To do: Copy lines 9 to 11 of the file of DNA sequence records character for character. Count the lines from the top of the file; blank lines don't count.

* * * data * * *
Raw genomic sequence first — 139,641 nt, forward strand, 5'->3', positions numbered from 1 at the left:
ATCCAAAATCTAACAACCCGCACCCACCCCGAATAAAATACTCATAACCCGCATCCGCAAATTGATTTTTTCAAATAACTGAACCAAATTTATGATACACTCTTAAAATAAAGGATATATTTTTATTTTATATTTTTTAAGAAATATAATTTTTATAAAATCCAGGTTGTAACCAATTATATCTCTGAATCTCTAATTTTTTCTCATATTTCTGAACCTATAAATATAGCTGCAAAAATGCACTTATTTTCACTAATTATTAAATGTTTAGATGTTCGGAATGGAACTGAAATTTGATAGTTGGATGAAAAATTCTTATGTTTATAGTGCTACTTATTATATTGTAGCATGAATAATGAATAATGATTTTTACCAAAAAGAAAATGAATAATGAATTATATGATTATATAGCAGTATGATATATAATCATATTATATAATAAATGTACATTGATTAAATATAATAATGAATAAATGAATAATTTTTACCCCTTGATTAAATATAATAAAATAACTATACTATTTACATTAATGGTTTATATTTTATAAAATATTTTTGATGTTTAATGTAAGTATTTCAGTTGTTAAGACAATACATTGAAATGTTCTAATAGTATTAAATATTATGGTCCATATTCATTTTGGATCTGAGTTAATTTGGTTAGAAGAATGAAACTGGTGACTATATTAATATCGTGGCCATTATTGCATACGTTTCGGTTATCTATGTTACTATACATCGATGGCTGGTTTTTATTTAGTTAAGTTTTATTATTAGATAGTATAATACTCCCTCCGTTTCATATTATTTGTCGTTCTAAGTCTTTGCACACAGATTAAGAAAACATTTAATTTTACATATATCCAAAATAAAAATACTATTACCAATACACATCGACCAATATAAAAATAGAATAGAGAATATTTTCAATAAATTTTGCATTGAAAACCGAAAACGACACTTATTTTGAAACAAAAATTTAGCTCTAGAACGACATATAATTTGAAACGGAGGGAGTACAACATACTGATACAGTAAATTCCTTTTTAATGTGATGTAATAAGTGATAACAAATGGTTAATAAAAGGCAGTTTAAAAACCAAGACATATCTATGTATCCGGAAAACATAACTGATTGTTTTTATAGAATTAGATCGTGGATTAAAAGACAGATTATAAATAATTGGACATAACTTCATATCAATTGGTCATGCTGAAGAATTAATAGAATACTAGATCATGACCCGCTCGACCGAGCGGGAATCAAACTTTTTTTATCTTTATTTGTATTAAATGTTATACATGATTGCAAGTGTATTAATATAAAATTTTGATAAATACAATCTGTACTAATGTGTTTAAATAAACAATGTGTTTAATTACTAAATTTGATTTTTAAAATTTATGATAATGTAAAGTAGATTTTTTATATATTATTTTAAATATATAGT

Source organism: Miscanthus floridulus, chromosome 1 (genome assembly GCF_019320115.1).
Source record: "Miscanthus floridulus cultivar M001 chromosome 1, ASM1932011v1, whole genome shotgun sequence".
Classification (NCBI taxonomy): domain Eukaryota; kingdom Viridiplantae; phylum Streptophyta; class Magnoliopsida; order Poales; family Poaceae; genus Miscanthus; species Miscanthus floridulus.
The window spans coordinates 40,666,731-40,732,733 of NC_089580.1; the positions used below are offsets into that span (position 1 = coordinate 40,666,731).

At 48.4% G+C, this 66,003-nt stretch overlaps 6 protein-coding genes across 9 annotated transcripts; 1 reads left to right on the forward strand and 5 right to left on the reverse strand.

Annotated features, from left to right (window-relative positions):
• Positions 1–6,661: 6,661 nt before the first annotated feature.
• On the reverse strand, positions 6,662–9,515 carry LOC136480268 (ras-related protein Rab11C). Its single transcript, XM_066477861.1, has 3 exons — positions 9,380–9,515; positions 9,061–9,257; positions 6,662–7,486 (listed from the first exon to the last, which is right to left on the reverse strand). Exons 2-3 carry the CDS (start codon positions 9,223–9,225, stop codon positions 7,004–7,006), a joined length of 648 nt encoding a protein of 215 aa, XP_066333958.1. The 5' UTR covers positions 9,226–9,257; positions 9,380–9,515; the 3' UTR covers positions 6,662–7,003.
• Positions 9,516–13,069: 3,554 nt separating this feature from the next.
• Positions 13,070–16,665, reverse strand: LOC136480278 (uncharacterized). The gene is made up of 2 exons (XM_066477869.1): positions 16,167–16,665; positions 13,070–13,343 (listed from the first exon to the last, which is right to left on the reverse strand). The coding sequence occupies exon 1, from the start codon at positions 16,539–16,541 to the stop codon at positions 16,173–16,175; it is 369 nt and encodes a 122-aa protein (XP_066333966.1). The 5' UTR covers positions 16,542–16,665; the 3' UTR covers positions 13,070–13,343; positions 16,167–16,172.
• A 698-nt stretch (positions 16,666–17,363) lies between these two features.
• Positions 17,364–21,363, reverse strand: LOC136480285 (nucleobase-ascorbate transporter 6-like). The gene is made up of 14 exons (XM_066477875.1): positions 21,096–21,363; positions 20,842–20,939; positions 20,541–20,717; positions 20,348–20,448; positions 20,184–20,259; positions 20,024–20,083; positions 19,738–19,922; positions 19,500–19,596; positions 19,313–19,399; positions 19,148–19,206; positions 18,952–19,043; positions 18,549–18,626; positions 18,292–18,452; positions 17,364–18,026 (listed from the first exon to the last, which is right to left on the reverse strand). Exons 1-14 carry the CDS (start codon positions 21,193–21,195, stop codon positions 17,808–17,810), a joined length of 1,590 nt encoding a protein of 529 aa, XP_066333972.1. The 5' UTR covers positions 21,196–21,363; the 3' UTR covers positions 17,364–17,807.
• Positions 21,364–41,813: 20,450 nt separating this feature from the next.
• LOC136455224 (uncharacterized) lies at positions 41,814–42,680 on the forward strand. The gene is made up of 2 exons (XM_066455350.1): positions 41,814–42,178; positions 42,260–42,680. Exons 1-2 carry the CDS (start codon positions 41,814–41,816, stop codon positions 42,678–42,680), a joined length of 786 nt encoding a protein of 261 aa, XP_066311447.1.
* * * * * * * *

• Positions 1–6,661: 6,661 nt before the first annotated feature.
• On the reverse strand, positions 6,662–9,515 carry LOC136480268 (ras-related protein Rab11C). Its single transcript, XM_066477861.1, has 3 exons — positions 9,380–9,515; positions 9,061–9,257; positions 6,662–7,486 (listed from the first exon to the last, which is right to left on the reverse strand). Exons 2-3 carry the CDS (start codon positions 9,223–9,225, stop codon positions 7,004–7,006), a joined length of 648 nt encoding a protein of 215 aa, XP_066333958.1. The 5' UTR covers positions 9,226–9,257; positions 9,380–9,515; the 3' UTR covers positions 6,662–7,003.
• Positions 9,516–13,069: 3,554 nt separating this feature from the next.